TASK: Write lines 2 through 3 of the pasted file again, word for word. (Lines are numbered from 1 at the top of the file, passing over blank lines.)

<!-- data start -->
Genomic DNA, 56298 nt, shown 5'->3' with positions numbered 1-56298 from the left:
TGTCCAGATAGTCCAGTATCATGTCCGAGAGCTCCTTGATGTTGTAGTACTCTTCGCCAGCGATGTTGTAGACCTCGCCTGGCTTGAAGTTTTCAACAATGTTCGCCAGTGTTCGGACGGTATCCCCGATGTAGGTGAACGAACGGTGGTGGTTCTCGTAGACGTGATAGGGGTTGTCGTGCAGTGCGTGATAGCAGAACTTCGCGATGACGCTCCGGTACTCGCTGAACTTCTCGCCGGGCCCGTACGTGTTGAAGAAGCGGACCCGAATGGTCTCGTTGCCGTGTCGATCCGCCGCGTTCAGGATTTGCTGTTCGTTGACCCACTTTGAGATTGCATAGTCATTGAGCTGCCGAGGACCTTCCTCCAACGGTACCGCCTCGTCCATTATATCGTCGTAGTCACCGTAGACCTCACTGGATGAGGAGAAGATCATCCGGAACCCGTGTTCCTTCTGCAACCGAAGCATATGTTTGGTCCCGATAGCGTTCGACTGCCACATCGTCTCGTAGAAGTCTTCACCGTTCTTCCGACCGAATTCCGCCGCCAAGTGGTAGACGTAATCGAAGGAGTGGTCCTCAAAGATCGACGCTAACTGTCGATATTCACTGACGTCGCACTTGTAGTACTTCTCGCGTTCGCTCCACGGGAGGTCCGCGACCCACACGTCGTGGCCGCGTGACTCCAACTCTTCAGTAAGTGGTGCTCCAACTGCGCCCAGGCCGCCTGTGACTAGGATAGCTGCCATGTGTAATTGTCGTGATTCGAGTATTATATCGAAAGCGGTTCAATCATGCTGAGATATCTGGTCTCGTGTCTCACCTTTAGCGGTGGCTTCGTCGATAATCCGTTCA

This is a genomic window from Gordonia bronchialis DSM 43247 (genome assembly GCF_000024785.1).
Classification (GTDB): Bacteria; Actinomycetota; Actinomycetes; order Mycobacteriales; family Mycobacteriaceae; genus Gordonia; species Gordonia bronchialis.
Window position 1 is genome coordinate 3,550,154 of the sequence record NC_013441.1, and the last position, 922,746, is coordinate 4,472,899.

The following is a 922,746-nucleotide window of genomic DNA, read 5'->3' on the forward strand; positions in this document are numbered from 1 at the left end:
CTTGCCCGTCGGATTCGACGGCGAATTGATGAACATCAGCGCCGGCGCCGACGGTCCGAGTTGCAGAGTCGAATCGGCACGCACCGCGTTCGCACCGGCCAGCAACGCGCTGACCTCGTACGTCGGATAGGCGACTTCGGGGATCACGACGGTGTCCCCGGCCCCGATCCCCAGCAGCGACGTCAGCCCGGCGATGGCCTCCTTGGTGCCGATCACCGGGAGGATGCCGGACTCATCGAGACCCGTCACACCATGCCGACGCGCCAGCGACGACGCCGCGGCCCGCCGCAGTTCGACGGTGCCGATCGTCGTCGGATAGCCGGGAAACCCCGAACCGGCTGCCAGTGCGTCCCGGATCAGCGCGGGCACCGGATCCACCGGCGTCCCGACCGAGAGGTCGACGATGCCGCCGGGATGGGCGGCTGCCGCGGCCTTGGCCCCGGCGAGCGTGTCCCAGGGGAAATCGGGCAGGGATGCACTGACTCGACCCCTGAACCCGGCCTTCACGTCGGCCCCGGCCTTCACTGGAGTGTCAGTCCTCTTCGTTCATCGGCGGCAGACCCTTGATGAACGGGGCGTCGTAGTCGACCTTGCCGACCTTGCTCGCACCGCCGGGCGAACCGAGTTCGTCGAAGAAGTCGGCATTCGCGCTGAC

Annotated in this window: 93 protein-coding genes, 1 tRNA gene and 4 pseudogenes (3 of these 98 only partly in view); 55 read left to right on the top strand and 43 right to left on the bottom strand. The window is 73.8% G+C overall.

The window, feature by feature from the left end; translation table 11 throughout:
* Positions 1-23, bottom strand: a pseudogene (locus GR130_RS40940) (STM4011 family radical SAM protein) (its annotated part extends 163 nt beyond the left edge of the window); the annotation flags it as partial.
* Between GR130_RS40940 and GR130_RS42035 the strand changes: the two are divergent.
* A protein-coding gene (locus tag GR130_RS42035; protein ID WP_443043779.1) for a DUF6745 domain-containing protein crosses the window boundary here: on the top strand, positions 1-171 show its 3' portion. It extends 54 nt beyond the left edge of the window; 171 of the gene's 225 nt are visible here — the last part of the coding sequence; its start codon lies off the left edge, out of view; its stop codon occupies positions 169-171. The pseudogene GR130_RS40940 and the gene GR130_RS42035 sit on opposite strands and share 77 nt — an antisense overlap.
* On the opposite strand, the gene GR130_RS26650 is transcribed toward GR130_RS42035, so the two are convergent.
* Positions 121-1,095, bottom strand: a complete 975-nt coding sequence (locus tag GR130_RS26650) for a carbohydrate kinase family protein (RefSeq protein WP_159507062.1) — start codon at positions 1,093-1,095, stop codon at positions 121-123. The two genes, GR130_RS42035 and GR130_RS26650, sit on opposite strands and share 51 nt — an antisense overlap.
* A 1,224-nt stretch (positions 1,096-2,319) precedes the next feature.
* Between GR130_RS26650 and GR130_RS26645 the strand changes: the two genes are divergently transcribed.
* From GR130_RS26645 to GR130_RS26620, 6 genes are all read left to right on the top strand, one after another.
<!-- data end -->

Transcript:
TGTCCAGATAGTCCAGTATCATGTCCGAGAGCTCCTTGATGTTGTAGTACTCTTCGCCAGCGATGTTGTAGACCTCGCCTGGCTTGAAGTTTTCAACAATGTTCGCCAGTGTTCGGACGGTATCCCCGATGTAGGTGAACGAACGGTGGTGGTTCTCGTAGACGTGATAGGGGTTGTCGTGCAGTGCGTGATAGCAGAACTTCGCGATGACGCTCCGGTACTCGCTGAACTTCTCGCCGGGCCCGTACGTGTTGAAGAAGCGGACCCGAATGGTCTCGTTGCCGTGTCGATCCGCCGCGTTCAGGATTTGCTGTTCGTTGACCCACTTTGAGATTGCATAGTCATTGAGCTGCCGAGGACCTTCCTCCAACGGTACCGCCTCGTCCATTATATCGTCGTAGTCACCGTAGACCTCACTGGATGAGGAGAAGATCATCCGGAACCCGTGTTCCTTCTGCAACCGAAGCATATGTTTGGTCCCGATAGCGTTCGACTGCCACATCGTCTCGTAGAAGTCTTCACCGTTCTTCCGACCGAATTCCGCCGCCAAGTGGTAGACGTAATCGAAGGAGTGGTCCTCAAAGATCGACGCTAACTGTCGATATTCACTGACGTCGCACTTGTAGTACTTCTCGCGTTCGCTCCACGGGAGGTCCGCGACCCACACGTCGTGGCCGCGTGACTCCAACTCTTCAGTAAGTGGTGCTCCAACTGCGCCCAGGCCGCCTGTGACTAGGATAGCTGCCATGTGTAATTGTCGTGATTCGAGTATTATATCGAAAGCGGTTCAATCATGCTGAGATATCTGGTCTCGTGTCTCACCTTTAGCGGTGGCTTCGTCGATAATCCGTTCA

This is a genomic window from Gordonia bronchialis DSM 43247 (genome assembly GCF_000024785.1).